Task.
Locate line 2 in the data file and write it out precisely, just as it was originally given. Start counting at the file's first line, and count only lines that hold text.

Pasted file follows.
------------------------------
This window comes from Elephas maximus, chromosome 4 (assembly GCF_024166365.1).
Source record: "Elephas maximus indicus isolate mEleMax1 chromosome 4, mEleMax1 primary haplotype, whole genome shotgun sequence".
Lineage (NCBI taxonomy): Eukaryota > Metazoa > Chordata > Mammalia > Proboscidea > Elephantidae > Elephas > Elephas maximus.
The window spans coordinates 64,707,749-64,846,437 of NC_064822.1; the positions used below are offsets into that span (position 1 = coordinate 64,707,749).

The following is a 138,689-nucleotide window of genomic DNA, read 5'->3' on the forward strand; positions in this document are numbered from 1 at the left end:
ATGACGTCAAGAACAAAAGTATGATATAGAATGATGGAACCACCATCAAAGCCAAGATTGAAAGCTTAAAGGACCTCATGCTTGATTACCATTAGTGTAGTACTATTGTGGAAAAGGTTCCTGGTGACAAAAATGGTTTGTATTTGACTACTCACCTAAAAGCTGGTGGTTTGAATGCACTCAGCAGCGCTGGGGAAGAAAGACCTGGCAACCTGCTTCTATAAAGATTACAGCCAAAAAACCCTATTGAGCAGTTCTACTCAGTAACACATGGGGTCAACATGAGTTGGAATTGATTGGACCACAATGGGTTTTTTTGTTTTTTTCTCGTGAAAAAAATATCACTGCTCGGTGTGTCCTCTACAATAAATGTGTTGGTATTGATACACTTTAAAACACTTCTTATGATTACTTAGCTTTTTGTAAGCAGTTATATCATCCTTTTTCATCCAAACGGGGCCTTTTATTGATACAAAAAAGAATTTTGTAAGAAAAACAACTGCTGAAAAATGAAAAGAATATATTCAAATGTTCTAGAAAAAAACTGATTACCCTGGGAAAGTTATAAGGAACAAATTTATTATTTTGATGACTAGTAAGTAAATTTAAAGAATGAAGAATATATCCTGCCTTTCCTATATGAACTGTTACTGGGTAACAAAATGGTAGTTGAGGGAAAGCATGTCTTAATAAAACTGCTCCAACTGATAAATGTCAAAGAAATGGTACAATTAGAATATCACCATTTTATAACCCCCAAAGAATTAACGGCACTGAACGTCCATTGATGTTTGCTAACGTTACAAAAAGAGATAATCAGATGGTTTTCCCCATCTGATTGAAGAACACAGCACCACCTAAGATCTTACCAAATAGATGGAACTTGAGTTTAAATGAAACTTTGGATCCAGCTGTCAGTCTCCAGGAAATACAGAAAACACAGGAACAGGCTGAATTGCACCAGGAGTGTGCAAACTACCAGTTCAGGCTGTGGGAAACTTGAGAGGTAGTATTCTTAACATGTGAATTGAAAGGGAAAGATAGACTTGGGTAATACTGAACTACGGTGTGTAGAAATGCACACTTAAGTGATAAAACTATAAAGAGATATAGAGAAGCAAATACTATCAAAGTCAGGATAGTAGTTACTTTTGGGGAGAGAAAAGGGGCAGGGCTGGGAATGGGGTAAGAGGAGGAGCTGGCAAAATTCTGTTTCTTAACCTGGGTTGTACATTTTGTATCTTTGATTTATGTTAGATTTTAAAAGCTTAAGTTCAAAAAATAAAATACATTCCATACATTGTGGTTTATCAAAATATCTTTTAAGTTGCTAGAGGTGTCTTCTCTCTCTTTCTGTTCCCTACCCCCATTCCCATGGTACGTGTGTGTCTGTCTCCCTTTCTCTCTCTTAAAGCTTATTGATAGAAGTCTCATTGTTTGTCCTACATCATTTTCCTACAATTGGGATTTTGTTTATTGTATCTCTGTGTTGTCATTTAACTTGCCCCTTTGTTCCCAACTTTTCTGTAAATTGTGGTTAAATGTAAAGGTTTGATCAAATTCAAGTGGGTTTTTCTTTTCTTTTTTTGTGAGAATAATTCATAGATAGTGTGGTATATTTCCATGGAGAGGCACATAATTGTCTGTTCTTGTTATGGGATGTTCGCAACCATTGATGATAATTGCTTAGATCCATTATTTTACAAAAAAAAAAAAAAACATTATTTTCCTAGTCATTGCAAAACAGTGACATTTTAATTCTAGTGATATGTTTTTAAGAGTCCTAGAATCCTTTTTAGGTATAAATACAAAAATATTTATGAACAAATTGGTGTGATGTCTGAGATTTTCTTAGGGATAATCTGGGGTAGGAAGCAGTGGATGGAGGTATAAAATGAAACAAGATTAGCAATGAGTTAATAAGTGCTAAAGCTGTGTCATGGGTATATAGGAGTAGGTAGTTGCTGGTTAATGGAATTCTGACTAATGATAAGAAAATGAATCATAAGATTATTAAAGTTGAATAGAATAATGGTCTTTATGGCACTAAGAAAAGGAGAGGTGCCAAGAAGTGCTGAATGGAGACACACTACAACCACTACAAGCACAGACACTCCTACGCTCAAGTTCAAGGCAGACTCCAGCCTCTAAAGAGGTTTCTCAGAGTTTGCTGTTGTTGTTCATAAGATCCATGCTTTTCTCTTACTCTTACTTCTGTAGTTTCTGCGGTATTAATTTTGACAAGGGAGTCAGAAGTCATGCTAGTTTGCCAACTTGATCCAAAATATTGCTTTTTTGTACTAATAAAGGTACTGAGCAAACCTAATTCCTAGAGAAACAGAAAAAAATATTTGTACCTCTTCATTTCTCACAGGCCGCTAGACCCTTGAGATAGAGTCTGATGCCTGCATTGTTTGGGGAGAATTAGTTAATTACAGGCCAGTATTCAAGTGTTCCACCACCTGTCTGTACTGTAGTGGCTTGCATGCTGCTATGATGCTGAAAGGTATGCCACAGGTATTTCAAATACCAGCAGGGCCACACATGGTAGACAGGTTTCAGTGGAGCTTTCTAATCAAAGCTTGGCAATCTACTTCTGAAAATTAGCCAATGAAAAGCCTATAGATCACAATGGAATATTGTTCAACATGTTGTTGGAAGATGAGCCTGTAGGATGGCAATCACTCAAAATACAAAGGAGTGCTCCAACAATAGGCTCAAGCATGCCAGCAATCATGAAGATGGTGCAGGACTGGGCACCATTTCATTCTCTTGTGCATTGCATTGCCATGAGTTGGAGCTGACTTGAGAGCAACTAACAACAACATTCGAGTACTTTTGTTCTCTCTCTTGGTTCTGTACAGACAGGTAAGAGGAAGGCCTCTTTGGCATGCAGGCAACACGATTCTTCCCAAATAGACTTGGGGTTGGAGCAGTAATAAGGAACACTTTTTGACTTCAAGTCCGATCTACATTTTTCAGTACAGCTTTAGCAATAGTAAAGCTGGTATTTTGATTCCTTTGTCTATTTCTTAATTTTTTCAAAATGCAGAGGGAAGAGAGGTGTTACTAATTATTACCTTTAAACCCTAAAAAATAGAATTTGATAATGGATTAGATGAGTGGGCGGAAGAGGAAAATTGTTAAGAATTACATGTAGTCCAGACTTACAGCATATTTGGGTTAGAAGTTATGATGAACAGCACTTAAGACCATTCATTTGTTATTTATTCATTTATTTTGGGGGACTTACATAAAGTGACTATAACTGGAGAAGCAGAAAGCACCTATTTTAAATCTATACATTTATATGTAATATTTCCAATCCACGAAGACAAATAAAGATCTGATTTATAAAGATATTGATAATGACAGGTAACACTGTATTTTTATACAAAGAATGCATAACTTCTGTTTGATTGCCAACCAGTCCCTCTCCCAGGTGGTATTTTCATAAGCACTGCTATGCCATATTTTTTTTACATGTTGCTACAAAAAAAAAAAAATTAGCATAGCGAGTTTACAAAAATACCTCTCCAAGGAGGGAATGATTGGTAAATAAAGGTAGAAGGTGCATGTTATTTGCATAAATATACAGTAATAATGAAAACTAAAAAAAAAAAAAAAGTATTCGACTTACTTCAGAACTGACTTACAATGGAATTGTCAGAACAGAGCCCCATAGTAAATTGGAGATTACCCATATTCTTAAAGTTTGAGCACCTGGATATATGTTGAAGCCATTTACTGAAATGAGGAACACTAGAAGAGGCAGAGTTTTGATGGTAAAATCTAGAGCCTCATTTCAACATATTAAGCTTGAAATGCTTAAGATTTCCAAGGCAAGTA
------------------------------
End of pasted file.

Source record: "Elephas maximus indicus isolate mEleMax1 chromosome 4, mEleMax1 primary haplotype, whole genome shotgun sequence".